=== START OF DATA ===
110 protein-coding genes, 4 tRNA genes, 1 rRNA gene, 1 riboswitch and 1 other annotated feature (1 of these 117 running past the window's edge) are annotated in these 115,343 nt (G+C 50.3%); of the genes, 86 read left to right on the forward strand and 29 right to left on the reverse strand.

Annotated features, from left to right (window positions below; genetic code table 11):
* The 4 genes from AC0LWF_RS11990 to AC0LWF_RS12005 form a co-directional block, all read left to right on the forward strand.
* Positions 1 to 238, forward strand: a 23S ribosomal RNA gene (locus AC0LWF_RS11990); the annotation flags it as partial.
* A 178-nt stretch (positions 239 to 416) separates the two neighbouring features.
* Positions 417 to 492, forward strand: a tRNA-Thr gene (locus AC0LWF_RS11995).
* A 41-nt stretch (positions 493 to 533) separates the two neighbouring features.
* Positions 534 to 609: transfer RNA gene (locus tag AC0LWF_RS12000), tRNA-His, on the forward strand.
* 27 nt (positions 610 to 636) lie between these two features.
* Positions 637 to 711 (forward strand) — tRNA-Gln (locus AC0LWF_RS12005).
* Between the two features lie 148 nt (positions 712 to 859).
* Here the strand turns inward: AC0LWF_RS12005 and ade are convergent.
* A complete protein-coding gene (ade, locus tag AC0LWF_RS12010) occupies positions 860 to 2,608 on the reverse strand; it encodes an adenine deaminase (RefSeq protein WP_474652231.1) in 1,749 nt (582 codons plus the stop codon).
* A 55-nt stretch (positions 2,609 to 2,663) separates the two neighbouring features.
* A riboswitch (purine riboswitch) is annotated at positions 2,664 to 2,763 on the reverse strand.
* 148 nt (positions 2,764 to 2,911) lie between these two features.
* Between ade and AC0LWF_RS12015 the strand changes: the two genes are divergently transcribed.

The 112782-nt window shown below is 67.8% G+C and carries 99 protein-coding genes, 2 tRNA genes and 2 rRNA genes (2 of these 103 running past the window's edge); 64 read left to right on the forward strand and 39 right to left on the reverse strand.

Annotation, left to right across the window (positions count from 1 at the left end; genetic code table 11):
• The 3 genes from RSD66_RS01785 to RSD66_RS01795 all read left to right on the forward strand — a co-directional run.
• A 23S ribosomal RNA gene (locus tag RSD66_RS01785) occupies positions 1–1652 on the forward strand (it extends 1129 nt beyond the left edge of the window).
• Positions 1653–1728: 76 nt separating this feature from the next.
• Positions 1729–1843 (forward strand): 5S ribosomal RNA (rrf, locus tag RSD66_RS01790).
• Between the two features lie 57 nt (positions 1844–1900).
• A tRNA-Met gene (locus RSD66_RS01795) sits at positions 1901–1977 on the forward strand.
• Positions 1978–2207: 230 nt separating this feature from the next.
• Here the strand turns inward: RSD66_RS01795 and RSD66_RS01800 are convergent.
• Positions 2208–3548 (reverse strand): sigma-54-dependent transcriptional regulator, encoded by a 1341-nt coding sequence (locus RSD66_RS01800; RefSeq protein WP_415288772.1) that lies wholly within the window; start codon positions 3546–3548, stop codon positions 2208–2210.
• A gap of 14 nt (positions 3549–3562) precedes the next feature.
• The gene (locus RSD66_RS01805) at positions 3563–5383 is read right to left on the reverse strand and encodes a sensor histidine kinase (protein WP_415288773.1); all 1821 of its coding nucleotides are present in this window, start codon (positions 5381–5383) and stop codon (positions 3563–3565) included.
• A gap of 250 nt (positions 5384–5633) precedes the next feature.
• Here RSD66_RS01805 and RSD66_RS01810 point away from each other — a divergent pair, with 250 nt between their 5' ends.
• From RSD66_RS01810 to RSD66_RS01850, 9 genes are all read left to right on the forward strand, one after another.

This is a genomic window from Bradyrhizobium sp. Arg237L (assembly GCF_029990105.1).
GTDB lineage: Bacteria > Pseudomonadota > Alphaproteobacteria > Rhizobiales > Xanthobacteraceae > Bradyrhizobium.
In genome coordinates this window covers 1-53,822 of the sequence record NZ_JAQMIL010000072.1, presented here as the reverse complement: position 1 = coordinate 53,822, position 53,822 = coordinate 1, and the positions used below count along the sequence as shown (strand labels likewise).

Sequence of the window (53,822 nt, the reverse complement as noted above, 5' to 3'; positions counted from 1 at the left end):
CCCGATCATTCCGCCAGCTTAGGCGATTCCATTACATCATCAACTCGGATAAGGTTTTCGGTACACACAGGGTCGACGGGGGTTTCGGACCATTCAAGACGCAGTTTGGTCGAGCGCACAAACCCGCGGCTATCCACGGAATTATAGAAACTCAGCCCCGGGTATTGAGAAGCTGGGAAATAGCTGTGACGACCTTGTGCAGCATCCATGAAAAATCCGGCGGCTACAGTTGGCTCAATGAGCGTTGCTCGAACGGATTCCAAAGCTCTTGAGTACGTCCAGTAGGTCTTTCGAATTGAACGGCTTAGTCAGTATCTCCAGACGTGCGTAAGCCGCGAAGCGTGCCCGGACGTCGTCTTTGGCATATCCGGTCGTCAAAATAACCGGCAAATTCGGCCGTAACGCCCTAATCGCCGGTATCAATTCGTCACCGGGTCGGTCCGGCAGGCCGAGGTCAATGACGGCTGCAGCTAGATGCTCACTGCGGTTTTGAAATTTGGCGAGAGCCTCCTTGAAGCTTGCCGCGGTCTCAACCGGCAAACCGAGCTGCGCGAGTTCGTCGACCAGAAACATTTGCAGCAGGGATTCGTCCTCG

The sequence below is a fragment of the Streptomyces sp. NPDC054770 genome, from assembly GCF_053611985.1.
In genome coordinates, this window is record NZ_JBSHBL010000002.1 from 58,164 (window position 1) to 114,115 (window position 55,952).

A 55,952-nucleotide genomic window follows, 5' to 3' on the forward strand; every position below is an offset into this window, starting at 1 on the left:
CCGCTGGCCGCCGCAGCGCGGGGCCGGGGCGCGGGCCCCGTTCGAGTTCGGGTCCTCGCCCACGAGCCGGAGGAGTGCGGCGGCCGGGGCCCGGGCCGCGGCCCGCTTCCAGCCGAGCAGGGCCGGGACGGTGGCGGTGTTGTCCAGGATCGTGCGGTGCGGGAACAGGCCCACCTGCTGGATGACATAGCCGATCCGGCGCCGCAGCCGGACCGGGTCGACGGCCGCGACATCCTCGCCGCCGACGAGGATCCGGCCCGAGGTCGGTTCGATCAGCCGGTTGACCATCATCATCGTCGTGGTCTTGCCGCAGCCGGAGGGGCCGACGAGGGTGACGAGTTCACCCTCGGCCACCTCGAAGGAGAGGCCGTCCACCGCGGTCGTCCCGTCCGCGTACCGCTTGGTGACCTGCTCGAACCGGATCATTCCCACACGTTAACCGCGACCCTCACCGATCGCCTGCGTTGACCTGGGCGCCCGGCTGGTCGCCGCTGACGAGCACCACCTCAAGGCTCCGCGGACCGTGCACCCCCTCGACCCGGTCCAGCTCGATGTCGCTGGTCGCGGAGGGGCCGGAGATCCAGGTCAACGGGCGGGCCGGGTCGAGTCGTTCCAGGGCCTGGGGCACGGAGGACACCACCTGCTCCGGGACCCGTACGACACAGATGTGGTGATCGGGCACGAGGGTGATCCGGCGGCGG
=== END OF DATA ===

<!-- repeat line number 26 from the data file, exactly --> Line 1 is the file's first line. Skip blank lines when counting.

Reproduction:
• Positions 1978–2207: 230 nt separating this feature from the next.